Friday, March 22, 2013

What is Root Planing and Why is it Done?

Root planing is a technique dentists use to stop the adverse effects of periodontal disease. It involves a procedure in which the dentist will thoroughly clean below the patient's gum line (known as scaling), then smooth the roots or the tooth (or teeth). The purpose of smoothing the roots is to help facilitate gum reattachment and prevent bacteria from spreading. When the roots are smooth, the gum tissue is more prone to reattach itself and is less vulnerable to the accumulation of bacteria.

This technique is also known as "conventional periodontal therapy" or "non-surgical periodontal therapy." It is effective against fighting mild cases of periodontitis, sometimes only requiring one session to achieve the desired results. However, for moderate to severe periodontal patients, root planing and scaling may be the initial therapy prior to surgery.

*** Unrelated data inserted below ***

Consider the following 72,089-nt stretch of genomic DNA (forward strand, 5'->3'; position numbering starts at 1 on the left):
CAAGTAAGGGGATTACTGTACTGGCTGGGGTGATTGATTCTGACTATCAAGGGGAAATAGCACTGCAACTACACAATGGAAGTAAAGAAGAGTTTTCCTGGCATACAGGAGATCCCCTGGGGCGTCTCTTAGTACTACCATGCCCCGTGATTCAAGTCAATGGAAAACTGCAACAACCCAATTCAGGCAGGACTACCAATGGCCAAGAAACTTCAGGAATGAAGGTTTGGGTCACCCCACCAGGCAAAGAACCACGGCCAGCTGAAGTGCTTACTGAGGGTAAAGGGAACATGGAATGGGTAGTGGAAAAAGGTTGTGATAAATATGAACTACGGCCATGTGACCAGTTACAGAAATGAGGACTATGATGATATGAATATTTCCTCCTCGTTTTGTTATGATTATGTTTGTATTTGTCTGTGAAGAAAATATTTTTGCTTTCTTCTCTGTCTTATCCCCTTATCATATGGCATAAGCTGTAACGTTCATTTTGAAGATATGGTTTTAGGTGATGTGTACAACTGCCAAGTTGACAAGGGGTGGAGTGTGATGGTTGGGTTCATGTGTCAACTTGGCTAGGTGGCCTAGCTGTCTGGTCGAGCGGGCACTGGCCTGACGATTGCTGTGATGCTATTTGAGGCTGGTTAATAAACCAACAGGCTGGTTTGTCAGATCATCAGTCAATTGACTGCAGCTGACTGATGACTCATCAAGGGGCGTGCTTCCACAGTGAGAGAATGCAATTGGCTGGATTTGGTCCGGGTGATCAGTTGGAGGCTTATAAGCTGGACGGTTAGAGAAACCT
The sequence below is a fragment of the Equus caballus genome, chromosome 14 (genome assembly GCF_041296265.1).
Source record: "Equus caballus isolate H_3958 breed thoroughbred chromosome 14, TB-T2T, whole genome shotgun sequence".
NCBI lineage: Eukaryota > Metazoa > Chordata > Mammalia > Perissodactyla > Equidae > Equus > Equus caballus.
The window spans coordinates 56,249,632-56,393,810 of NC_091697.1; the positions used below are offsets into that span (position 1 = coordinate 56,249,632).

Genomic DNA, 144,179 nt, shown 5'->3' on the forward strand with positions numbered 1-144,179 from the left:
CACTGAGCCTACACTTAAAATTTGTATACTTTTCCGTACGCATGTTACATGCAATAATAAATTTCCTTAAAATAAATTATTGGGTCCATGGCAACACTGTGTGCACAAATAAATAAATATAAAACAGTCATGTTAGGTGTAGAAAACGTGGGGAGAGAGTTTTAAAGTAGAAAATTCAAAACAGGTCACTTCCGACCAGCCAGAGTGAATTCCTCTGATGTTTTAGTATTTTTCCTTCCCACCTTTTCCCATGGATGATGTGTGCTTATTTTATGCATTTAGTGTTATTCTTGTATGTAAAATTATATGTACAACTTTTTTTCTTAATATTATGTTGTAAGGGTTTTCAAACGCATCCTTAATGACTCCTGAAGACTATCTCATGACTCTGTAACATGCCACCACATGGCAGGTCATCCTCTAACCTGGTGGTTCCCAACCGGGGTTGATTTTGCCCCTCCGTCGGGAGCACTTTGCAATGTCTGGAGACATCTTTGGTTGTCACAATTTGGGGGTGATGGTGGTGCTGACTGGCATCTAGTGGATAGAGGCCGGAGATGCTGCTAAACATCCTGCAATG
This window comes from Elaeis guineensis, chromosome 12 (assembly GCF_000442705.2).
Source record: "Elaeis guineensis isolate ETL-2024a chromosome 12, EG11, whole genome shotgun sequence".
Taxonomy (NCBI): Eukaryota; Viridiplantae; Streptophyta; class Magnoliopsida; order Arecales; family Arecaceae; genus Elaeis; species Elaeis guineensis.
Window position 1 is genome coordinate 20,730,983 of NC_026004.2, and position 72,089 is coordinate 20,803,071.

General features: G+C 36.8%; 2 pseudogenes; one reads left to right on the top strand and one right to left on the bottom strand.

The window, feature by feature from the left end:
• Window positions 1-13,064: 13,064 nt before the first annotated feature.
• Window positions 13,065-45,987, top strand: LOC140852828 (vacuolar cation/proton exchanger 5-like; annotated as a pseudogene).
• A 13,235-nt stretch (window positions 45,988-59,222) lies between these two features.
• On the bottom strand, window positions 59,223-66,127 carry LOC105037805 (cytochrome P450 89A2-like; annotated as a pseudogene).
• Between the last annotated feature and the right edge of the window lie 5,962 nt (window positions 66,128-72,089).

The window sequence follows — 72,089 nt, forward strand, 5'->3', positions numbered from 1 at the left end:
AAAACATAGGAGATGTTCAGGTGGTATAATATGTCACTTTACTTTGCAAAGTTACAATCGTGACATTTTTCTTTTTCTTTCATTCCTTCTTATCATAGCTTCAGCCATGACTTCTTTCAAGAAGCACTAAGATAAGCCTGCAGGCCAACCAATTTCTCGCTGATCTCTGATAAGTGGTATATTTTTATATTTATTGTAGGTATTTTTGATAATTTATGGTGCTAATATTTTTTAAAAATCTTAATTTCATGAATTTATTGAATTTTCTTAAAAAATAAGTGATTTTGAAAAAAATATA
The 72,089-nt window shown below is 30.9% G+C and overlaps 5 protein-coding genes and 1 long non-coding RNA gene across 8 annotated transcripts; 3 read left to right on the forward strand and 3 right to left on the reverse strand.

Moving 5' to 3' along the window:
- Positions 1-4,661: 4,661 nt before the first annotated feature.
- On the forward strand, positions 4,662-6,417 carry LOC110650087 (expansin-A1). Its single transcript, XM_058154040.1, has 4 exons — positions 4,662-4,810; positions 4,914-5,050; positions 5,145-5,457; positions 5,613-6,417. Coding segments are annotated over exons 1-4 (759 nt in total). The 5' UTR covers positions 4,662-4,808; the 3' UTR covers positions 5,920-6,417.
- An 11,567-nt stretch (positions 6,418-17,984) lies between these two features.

If your dentist has suggested a root planing procedure for your dental health, you may be a little nervous but rest assured, the procedure is not as uncomfortable as it sounds. Your dentist will most likely use a local anesthetic to numb your gums and the roots of your teeth. Most patients experience little to no discomfort during the process.

Like many dental and medical procedures, there are a few risks involved. Root planing and scaling can introduce harmful bacteria into the bloodstream. Dr. Melcher may prescribe antibiotics for you to take before and after the procedure. Be sure to let us know if you have a condition that makes you vulnerable to infection, such as an immune deficiency or recent surgery. If you have any questions about this procedure, schedule an appointment with Dr. Simon Melcher, D.D.S of Implant & General Dentistry by visiting us online or calling 919-782-0548.

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